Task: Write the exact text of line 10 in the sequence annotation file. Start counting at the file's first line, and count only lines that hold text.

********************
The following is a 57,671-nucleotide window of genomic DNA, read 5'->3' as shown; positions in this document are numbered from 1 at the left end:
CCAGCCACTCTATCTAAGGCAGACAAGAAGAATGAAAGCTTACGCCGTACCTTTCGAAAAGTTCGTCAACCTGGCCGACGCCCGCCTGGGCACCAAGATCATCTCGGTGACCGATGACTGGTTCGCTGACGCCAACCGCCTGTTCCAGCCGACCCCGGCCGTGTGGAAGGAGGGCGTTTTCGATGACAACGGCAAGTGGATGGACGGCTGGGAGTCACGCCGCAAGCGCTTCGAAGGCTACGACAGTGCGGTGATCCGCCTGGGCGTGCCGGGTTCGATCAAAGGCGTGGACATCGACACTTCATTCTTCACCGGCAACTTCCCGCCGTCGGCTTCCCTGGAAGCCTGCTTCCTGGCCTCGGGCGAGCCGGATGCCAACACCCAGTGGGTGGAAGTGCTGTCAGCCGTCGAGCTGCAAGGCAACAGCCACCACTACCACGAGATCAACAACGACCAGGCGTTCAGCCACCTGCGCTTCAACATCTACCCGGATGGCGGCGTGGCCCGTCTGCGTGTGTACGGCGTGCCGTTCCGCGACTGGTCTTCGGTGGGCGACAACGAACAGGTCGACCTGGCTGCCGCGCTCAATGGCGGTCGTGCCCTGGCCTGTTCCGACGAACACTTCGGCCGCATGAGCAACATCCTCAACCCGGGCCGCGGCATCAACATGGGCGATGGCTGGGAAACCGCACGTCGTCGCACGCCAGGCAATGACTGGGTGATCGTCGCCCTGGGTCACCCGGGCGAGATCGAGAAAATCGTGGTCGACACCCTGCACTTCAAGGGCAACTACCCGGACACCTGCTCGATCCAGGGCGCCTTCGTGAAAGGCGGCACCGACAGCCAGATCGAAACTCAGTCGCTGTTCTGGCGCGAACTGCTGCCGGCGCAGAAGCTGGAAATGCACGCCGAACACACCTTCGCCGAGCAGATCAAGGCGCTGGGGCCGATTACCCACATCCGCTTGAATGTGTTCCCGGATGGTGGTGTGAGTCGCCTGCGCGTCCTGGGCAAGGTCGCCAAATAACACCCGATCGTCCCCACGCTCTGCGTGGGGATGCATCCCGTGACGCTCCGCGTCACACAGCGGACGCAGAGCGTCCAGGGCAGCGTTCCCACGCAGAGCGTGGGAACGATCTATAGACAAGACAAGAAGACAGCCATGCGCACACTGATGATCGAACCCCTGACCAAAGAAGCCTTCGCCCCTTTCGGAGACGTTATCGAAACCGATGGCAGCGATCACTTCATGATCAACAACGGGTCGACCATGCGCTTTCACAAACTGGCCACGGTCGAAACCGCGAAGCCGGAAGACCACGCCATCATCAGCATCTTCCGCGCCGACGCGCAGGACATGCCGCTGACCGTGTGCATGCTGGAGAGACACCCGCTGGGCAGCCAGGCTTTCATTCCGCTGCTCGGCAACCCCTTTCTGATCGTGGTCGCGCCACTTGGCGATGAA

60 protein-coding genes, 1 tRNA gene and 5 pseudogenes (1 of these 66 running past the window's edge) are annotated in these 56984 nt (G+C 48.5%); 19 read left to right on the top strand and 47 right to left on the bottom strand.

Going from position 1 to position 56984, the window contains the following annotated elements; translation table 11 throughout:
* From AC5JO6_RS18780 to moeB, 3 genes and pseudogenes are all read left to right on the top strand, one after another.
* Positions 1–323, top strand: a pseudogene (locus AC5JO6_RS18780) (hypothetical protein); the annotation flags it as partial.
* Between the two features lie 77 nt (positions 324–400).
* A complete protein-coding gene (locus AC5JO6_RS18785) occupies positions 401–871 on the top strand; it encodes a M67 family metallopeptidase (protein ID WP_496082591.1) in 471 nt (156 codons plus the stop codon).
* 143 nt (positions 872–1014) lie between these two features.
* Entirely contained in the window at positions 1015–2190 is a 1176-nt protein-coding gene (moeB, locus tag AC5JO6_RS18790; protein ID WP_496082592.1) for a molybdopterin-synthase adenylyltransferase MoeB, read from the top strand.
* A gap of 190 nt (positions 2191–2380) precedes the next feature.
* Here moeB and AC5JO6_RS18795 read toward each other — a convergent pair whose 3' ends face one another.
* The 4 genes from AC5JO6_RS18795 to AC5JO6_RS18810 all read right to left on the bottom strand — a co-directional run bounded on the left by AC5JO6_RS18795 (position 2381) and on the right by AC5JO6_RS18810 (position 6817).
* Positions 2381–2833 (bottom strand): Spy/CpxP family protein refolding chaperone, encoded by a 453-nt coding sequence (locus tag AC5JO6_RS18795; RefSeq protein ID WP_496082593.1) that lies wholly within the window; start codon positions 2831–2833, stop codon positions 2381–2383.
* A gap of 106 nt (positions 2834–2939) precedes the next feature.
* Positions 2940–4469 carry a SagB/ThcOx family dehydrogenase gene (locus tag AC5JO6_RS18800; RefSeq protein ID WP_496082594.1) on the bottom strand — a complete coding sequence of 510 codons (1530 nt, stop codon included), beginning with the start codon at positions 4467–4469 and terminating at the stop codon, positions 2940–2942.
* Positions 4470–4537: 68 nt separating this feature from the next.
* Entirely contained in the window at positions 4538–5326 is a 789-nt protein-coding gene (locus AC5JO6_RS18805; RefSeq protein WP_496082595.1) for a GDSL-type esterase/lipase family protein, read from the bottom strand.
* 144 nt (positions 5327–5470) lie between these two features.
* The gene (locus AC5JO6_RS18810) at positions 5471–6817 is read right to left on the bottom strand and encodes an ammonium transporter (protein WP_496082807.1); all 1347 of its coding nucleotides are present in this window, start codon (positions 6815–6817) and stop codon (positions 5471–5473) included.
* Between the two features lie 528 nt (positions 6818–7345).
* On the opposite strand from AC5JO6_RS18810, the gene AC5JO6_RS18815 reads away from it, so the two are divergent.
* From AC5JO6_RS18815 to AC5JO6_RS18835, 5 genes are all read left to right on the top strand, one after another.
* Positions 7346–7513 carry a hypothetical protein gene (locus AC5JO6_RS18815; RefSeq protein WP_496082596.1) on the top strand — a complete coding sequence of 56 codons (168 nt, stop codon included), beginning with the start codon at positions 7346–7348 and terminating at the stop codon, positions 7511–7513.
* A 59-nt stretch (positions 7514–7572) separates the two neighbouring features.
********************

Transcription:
* Entirely contained in the window at positions 1015–2190 is a 1176-nt protein-coding gene (moeB, locus tag AC5JO6_RS18790; protein ID WP_496082592.1) for a molybdopterin-synthase adenylyltransferase MoeB, read from the top strand.